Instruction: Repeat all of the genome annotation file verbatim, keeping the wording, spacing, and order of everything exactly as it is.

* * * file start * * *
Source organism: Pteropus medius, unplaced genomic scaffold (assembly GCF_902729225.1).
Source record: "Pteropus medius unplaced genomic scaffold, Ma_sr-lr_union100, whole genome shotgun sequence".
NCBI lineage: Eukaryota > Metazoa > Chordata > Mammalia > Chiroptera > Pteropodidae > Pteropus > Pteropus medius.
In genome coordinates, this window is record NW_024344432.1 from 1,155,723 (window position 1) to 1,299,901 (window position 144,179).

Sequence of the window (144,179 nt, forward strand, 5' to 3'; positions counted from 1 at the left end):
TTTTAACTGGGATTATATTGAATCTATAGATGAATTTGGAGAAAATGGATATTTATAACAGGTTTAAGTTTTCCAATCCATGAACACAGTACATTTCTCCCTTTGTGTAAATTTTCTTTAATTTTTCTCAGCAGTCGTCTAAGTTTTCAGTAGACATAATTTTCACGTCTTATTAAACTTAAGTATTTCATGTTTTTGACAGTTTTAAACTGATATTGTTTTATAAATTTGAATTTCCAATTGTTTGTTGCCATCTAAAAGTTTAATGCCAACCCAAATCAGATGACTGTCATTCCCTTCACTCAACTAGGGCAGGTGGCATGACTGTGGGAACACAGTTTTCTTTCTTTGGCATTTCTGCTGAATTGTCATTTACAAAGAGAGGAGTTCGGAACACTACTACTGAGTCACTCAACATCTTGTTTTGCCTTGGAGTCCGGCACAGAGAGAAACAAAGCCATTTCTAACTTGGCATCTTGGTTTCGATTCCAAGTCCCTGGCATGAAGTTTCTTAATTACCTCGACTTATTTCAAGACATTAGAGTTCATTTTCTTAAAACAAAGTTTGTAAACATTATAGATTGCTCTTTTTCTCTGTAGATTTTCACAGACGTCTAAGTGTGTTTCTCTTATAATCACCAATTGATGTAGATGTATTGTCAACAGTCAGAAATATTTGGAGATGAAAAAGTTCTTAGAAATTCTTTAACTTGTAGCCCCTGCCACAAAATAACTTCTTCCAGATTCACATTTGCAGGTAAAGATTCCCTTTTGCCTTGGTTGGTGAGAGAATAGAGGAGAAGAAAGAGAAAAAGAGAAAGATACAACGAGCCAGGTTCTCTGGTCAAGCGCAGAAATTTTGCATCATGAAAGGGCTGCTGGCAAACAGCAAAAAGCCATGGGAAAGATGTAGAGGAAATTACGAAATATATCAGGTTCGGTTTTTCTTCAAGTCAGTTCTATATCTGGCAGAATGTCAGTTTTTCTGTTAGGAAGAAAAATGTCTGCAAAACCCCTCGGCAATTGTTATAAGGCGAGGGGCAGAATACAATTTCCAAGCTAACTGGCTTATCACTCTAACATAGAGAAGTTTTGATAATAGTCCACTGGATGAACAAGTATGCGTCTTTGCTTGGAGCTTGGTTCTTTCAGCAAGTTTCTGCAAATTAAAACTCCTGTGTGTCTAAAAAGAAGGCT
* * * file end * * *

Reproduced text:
Source organism: Pteropus medius, unplaced genomic scaffold (assembly GCF_902729225.1).
Source record: "Pteropus medius unplaced genomic scaffold, Ma_sr-lr_union100, whole genome shotgun sequence".
NCBI lineage: Eukaryota > Metazoa > Chordata > Mammalia > Chiroptera > Pteropodidae > Pteropus > Pteropus medius.
In genome coordinates, this window is record NW_024344432.1 from 1,155,723 (window position 1) to 1,299,901 (window position 144,179).

Sequence of the window (144,179 nt, forward strand, 5' to 3'; positions counted from 1 at the left end):
TTTTAACTGGGATTATATTGAATCTATAGATGAATTTGGAGAAAATGGATATTTATAACAGGTTTAAGTTTTCCAATCCATGAACACAGTACATTTCTCCCTTTGTGTAAATTTTCTTTAATTTTTCTCAGCAGTCGTCTAAGTTTTCAGTAGACATAATTTTCACGTCTTATTAAACTTAAGTATTTCATGTTTTTGACAGTTTTAAACTGATATTGTTTTATAAATTTGAATTTCCAATTGTTTGTTGCCATCTAAAAGTTTAATGCCAACCCAAATCAGATGACTGTCATTCCCTTCACTCAACTAGGGCAGGTGGCATGACTGTGGGAACACAGTTTTCTTTCTTTGGCATTTCTGCTGAATTGTCATTTACAAAGAGAGGAGTTCGGAACACTACTACTGAGTCACTCAACATCTTGTTTTGCCTTGGAGTCCGGCACAGAGAGAAACAAAGCCATTTCTAACTTGGCATCTTGGTTTCGATTCCAAGTCCCTGGCATGAAGTTTCTTAATTACCTCGACTTATTTCAAGACATTAGAGTTCATTTTCTTAAAACAAAGTTTGTAAACATTATAGATTGCTCTTTTTCTCTGTAGATTTTCACAGACGTCTAAGTGTGTTTCTCTTATAATCACCAATTGATGTAGATGTATTGTCAACAGTCAGAAATATTTGGAGATGAAAAAGTTCTTAGAAATTCTTTAACTTGTAGCCCCTGCCACAAAATAACTTCTTCCAGATTCACATTTGCAGGTAAAGATTCCCTTTTGCCTTGGTTGGTGAGAGAATAGAGGAGAAGAAAGAGAAAAAGAGAAAGATACAACGAGCCAGGTTCTCTGGTCAAGCGCAGAAATTTTGCATCATGAAAGGGCTGCTGGCAAACAGCAAAAAGCCATGGGAAAGATGTAGAGGAAATTACGAAATATATCAGGTTCGGTTTTTCTTCAAGTCAGTTCTATATCTGGCAGAATGTCAGTTTTTCTGTTAGGAAGAAAAATGTCTGCAAAACCCCTCGGCAATTGTTATAAGGCGAGGGGCAGAATACAATTTCCAAGCTAACTGGCTTATCACTCTAACATAGAGAAGTTTTGATAATAGTCCACTGGATGAACAAGTATGCGTCTTTGCTTGGAGCTTGGTTCTTTCAGCAAGTTTCTGCAAATTAAAACTCCTGTGTGTCTAAAAAGAAGGCT